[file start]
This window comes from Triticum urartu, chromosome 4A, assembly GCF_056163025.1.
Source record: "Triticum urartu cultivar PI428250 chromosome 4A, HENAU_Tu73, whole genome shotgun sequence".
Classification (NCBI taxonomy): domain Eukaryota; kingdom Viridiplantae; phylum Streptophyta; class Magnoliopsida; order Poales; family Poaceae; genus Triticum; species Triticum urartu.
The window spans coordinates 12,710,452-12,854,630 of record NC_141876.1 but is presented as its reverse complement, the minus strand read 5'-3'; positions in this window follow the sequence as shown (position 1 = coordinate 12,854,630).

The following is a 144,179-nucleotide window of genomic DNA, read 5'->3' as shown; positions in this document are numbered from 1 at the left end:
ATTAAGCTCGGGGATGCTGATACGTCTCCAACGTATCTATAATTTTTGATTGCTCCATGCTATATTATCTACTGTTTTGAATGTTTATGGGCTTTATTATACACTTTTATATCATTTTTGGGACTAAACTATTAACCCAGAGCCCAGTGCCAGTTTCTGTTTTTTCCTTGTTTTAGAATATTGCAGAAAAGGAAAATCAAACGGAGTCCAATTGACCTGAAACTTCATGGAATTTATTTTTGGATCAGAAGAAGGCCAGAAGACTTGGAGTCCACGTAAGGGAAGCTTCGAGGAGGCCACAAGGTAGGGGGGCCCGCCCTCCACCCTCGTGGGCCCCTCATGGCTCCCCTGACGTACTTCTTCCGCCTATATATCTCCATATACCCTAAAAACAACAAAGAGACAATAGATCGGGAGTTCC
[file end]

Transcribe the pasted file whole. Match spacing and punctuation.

This window comes from Triticum urartu, chromosome 4A, assembly GCF_056163025.1.
Source record: "Triticum urartu cultivar PI428250 chromosome 4A, HENAU_Tu73, whole genome shotgun sequence".
Classification (NCBI taxonomy): domain Eukaryota; kingdom Viridiplantae; phylum Streptophyta; class Magnoliopsida; order Poales; family Poaceae; genus Triticum; species Triticum urartu.
The window spans coordinates 12,710,452-12,854,630 of record NC_141876.1 but is presented as its reverse complement, the minus strand read 5'-3'; positions in this window follow the sequence as shown (position 1 = coordinate 12,854,630).

The following is a 144,179-nucleotide window of genomic DNA, read 5'->3' as shown; positions in this document are numbered from 1 at the left end:
ATTAAGCTCGGGGATGCTGATACGTCTCCAACGTATCTATAATTTTTGATTGCTCCATGCTATATTATCTACTGTTTTGAATGTTTATGGGCTTTATTATACACTTTTATATCATTTTTGGGACTAAACTATTAACCCAGAGCCCAGTGCCAGTTTCTGTTTTTTCCTTGTTTTAGAATATTGCAGAAAAGGAAAATCAAACGGAGTCCAATTGACCTGAAACTTCATGGAATTTATTTTTGGATCAGAAGAAGGCCAGAAGACTTGGAGTCCACGTAAGGGAAGCTTCGAGGAGGCCACAAGGTAGGGGGGCCCGCCCTCCACCCTCGTGGGCCCCTCATGGCTCCCCTGACGTACTTCTTCCGCCTATATATCTCCATATACCCTAAAAACAACAAAGAGACAATAGATCGGGAGTTCC